Researchers at Albert Einstein College of Medicine of Yeshiva University have identified a brain enzyme called p70 S6 Kinase 1, that could regulate appetite and weight gain.
For the study, scientists focussed on the hypothalamus in the brain, which controls body temperature, hunger, and thirst. Specialized nerve cells in the hypothalamus sense whether the body contains adequate amounts of nutrients and stored body fat. The cells then send out signals telling other parts of the brain to adjust food intake, metabolic rates, and physical activity accordingly - keeping the body's caloric intake in balance with calories burned.
Thus, in order to delve in detail into the nutrient-sensing pathways and how they go awry in metabolic disorders, the researchers focused on an enzyme called p70 S6 Kinase 1, or S6K, which plays a role in regulating the growth and proliferation of all cells, including nerve cells.
"It turns out that this enzyme, and the pathway it regulates, is nutrient sensitive - that is, S6K activity increases in the presence of carbohydrates and protein. This led us to believe that S6K might not only be involved in maintaining the structure and function of individual cells, but also in regulating the energy balance of the whole body," said the study's principal investigator, Gary J. Schwartz, Ph.D., professor of medicine and neuroscience at Einstein.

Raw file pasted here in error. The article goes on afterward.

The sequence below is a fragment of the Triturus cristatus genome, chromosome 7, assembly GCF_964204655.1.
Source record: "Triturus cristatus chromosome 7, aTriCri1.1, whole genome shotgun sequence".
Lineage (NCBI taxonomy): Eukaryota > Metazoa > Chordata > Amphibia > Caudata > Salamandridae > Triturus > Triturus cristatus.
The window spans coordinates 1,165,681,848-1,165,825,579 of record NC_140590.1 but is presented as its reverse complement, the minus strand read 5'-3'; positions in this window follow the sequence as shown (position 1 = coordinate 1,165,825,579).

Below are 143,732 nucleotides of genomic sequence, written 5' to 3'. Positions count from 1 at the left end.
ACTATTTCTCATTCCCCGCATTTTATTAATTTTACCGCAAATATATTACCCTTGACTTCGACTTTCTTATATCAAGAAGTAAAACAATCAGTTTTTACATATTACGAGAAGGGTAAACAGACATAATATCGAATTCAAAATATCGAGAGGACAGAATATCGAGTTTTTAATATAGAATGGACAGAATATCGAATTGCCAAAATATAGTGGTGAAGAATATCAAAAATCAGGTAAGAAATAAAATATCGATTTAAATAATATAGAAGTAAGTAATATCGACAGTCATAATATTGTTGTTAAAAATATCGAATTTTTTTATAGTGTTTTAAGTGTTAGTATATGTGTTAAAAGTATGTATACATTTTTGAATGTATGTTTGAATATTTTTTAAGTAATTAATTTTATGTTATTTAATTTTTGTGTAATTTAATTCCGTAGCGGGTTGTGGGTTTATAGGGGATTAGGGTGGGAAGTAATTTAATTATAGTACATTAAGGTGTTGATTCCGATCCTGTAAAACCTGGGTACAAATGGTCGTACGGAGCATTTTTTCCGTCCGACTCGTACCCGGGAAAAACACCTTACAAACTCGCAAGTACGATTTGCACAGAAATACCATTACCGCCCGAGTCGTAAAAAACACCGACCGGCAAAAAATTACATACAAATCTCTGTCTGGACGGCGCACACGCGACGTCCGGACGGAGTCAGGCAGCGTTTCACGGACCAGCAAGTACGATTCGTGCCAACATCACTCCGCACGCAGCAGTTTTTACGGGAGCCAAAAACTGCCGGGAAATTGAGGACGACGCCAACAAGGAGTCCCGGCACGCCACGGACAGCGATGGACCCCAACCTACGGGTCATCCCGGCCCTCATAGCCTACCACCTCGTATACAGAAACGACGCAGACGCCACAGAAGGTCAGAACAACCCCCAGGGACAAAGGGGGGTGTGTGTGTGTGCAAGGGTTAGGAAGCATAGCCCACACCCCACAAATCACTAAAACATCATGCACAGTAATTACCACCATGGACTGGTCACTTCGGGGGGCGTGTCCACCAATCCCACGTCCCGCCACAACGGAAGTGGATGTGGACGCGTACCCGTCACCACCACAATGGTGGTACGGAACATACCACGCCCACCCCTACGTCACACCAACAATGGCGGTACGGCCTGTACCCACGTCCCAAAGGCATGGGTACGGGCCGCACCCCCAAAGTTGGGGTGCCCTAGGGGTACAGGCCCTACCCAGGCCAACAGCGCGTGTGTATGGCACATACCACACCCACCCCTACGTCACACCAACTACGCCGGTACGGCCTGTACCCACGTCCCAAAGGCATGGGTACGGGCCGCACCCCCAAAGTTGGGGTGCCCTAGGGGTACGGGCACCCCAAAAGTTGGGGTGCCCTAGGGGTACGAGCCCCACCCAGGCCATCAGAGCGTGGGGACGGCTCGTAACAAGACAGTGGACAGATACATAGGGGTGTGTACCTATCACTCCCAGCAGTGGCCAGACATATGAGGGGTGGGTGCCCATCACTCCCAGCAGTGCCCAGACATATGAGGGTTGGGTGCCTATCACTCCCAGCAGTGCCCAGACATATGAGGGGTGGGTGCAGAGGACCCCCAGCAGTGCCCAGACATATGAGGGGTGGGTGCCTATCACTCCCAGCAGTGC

To test their hypothesis, the researchers injected rats with special viruses that selectively raise or lower S6K activity. They injected the viruses directly into the lower-middle, or mediobasal, portion of the hypothalamus, an area rich in nutrient-sensing nerve cells.
"When we raised the activity of the enzyme, we saw reductions in food intake, in body weight, and in production of peptides [small chains of amino acids] that normally stimulate feeding. When we lowered S6K activity, we saw essentially the opposite response," said Dr. Schwartz.
Schwartz said that it was important how increased S6K activity reduced the rats' food intake by reducing the average size of meals rather than changing the number of meals over the course of a day.
Thus, the animals apparently were sated faster and therefore ate less at every meal.
In another experiment, the researchers tested whether increased S6K activity would protect against the natural tendency of mammals on a high-fat diet to overeat.
When animals on a high-fat diet were given the S6K-enhancing virus, they overate less and gained weight more slowly than control animals, the researchers report. In addition, the virus-enhanced animals had lower body-fat levels and better glucose tolerance than the control group.
On the whole, the study shows that S6K acts as a kind of food-sensing thermostat in mammals, increasing or decreasing feeding behaviour and metabolism to maintain a normal energy balance.
"These findings show that it may be possible to control obesity and other human metabolic disorders by developing drugs that regulate S6K activity," said Schwartz.
The findings were reported in Cell Metabolism.